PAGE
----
Tehran has signed several agreements with its ally Damascus to improve the production and distribution of electricity in war-ravaged Syria, officials in Iran and Syrian state media said today.
The deals were signed in Tehran by Syrian Electricity Minister Mohammed Zuhair Kharboutli and Sattar Mahmoudi, the acting head of Iran's energy ministry, the sources said.
Mahmoudi, in statements published on the ministry's website, said the deals to rebuild Syria's electricity infrastructure damaged during the country's six-year war were worth "several hundred million euros (dollars)".
The agreements involved "equipment, the network and power plants", he said, adding that Iranian firms were ready to carry out the work and that the Iranian government would support them.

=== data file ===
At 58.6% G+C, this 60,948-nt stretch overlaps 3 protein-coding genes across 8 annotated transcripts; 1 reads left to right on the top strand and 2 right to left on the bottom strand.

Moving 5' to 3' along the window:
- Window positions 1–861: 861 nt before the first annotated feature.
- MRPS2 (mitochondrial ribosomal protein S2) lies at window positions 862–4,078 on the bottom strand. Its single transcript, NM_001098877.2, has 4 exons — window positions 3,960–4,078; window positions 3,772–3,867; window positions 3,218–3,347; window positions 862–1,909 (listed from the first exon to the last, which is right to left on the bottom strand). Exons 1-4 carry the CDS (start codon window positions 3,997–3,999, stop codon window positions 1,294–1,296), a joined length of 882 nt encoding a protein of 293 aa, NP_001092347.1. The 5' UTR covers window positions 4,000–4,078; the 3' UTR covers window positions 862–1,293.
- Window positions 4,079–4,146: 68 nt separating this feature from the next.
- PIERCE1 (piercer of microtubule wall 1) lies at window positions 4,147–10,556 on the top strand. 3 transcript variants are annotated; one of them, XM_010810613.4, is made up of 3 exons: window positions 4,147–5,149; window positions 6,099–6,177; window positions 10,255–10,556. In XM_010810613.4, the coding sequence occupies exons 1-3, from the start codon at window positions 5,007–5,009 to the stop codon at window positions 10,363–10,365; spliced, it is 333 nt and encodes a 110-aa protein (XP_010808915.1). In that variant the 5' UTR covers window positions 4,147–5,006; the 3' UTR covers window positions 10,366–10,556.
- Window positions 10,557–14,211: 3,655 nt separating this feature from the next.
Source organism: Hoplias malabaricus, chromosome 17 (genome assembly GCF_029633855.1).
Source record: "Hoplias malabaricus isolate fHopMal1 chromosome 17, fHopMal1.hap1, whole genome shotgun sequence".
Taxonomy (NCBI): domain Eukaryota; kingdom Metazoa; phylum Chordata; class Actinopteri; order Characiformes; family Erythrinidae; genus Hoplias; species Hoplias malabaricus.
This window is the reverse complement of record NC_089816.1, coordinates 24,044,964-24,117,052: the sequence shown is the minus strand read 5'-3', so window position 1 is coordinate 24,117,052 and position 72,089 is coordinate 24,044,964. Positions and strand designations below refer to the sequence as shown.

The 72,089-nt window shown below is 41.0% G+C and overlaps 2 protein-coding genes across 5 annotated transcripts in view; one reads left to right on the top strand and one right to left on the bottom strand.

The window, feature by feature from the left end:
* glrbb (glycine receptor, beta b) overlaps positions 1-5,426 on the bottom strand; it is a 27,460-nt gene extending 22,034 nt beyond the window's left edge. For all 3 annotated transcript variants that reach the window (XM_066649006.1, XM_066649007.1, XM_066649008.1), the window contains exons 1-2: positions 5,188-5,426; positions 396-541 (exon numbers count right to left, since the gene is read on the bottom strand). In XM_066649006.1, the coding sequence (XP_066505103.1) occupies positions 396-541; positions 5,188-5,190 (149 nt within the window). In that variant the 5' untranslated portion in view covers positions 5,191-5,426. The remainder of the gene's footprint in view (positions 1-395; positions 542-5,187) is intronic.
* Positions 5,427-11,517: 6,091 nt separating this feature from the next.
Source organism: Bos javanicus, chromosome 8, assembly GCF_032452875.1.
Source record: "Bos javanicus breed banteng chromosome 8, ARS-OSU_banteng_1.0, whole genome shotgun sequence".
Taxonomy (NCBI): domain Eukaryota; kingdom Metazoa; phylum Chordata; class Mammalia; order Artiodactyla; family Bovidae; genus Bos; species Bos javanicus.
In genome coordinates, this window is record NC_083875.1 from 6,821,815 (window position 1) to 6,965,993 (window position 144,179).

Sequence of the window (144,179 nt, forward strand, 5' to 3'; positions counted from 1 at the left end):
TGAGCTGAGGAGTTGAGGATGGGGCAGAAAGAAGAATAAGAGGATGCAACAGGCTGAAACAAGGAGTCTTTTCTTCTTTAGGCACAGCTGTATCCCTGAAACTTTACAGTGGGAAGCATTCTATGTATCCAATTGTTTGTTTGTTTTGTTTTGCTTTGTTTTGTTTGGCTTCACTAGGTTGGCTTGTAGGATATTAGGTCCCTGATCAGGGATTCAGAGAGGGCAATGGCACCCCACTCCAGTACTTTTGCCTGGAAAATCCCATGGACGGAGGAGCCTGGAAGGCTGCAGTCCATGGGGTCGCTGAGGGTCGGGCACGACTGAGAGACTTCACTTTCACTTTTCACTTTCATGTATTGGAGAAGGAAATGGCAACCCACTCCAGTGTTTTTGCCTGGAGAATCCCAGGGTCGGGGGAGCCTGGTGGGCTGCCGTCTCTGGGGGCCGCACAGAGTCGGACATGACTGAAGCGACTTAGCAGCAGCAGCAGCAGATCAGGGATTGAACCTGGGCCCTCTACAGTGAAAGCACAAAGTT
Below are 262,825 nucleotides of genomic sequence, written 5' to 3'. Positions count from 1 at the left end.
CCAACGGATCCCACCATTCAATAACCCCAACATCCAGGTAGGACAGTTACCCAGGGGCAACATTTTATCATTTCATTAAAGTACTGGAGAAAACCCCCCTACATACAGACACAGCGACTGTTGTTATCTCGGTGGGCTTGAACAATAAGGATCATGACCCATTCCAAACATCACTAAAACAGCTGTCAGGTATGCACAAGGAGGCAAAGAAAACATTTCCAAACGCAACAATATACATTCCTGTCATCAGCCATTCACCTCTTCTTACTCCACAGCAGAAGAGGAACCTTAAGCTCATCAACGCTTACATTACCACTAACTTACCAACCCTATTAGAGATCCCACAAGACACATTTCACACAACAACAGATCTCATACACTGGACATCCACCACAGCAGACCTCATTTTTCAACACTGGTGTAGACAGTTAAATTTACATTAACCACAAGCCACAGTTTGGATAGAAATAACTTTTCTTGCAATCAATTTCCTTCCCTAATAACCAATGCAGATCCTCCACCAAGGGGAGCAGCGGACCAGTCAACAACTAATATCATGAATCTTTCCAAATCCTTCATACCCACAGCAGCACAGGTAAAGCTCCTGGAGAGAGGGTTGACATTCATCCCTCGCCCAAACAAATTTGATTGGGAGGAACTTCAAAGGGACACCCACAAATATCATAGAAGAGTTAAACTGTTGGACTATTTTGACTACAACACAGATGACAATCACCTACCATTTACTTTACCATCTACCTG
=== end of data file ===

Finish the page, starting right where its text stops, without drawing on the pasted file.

Syrian state news agency SANA said one deal involved the construction of a 450-megawatt power plant in the coastal province of Latakia, home to President Bashar al-Assad's clan and regime bastion.
Other deals stipulate the rehabilitation of power stations in Aleppo, Homs and Banias.
In May Kharboutli said the Damascus government had supplied 97 per cent of the country's electricity needs before the war erupted in 2011.
That proportion is now down to 27 per cent because of the shortage of fuel, he said, adding that before the conflict Syria had generated 49 billion kilowatts per hour compared with just 19 billion now.
Iran is the key political, military and financial backer of the Assad government, and has sent to Syria military advisers and volunteers to help in the fight against rebels and jihadists.
In January Iran signed several deals with Syria to build a mobile phone network, a petrol terminal and have the right to operate phosphate mines in Sharqiya, south of the ancient city of Palmyra.
(This story has not been edited by Business Standard staff and is auto-generated from a syndicated feed.)